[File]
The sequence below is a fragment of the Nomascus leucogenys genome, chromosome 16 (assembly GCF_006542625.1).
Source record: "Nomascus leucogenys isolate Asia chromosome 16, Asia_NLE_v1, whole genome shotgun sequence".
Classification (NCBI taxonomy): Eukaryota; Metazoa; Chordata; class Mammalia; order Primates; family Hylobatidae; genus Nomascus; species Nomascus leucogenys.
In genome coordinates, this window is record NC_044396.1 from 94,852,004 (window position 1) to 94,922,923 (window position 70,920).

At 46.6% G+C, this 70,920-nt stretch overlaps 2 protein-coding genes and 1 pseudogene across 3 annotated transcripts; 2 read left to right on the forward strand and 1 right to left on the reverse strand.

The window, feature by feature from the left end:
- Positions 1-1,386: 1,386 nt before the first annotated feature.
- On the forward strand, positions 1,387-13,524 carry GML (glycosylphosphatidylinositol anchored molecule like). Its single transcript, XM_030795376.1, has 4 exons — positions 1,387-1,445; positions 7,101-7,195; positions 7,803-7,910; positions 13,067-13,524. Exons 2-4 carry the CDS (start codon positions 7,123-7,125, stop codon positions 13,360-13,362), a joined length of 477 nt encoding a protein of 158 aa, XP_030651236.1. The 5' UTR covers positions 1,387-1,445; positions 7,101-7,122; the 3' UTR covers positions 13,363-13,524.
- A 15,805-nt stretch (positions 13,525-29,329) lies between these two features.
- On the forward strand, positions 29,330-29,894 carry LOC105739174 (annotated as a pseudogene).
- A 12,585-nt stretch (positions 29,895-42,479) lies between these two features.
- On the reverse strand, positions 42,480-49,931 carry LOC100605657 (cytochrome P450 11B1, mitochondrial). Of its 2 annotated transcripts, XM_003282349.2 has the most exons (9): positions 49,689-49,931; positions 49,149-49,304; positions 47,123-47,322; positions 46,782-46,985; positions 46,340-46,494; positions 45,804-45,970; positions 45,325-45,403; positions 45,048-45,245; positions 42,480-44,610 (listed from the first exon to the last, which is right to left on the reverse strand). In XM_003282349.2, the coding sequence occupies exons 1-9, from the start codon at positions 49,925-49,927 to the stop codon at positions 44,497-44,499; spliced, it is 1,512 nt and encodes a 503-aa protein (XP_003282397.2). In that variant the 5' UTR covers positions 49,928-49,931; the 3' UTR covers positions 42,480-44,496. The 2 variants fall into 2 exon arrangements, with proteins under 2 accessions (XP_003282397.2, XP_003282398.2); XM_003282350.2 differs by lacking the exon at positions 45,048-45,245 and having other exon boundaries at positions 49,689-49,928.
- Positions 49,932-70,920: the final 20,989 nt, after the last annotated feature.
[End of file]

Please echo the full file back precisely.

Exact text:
The sequence below is a fragment of the Nomascus leucogenys genome, chromosome 16 (assembly GCF_006542625.1).
Source record: "Nomascus leucogenys isolate Asia chromosome 16, Asia_NLE_v1, whole genome shotgun sequence".
Classification (NCBI taxonomy): Eukaryota; Metazoa; Chordata; class Mammalia; order Primates; family Hylobatidae; genus Nomascus; species Nomascus leucogenys.
In genome coordinates, this window is record NC_044396.1 from 94,852,004 (window position 1) to 94,922,923 (window position 70,920).

At 46.6% G+C, this 70,920-nt stretch overlaps 2 protein-coding genes and 1 pseudogene across 3 annotated transcripts; 2 read left to right on the forward strand and 1 right to left on the reverse strand.

The window, feature by feature from the left end:
- Positions 1-1,386: 1,386 nt before the first annotated feature.
- On the forward strand, positions 1,387-13,524 carry GML (glycosylphosphatidylinositol anchored molecule like). Its single transcript, XM_030795376.1, has 4 exons — positions 1,387-1,445; positions 7,101-7,195; positions 7,803-7,910; positions 13,067-13,524. Exons 2-4 carry the CDS (start codon positions 7,123-7,125, stop codon positions 13,360-13,362), a joined length of 477 nt encoding a protein of 158 aa, XP_030651236.1. The 5' UTR covers positions 1,387-1,445; positions 7,101-7,122; the 3' UTR covers positions 13,363-13,524.
- A 15,805-nt stretch (positions 13,525-29,329) lies between these two features.
- On the forward strand, positions 29,330-29,894 carry LOC105739174 (annotated as a pseudogene).
- A 12,585-nt stretch (positions 29,895-42,479) lies between these two features.
- On the reverse strand, positions 42,480-49,931 carry LOC100605657 (cytochrome P450 11B1, mitochondrial). Of its 2 annotated transcripts, XM_003282349.2 has the most exons (9): positions 49,689-49,931; positions 49,149-49,304; positions 47,123-47,322; positions 46,782-46,985; positions 46,340-46,494; positions 45,804-45,970; positions 45,325-45,403; positions 45,048-45,245; positions 42,480-44,610 (listed from the first exon to the last, which is right to left on the reverse strand). In XM_003282349.2, the coding sequence occupies exons 1-9, from the start codon at positions 49,925-49,927 to the stop codon at positions 44,497-44,499; spliced, it is 1,512 nt and encodes a 503-aa protein (XP_003282397.2). In that variant the 5' UTR covers positions 49,928-49,931; the 3' UTR covers positions 42,480-44,496. The 2 variants fall into 2 exon arrangements, with proteins under 2 accessions (XP_003282397.2, XP_003282398.2); XM_003282350.2 differs by lacking the exon at positions 45,048-45,245 and having other exon boundaries at positions 49,689-49,928.
- Positions 49,932-70,920: the final 20,989 nt, after the last annotated feature.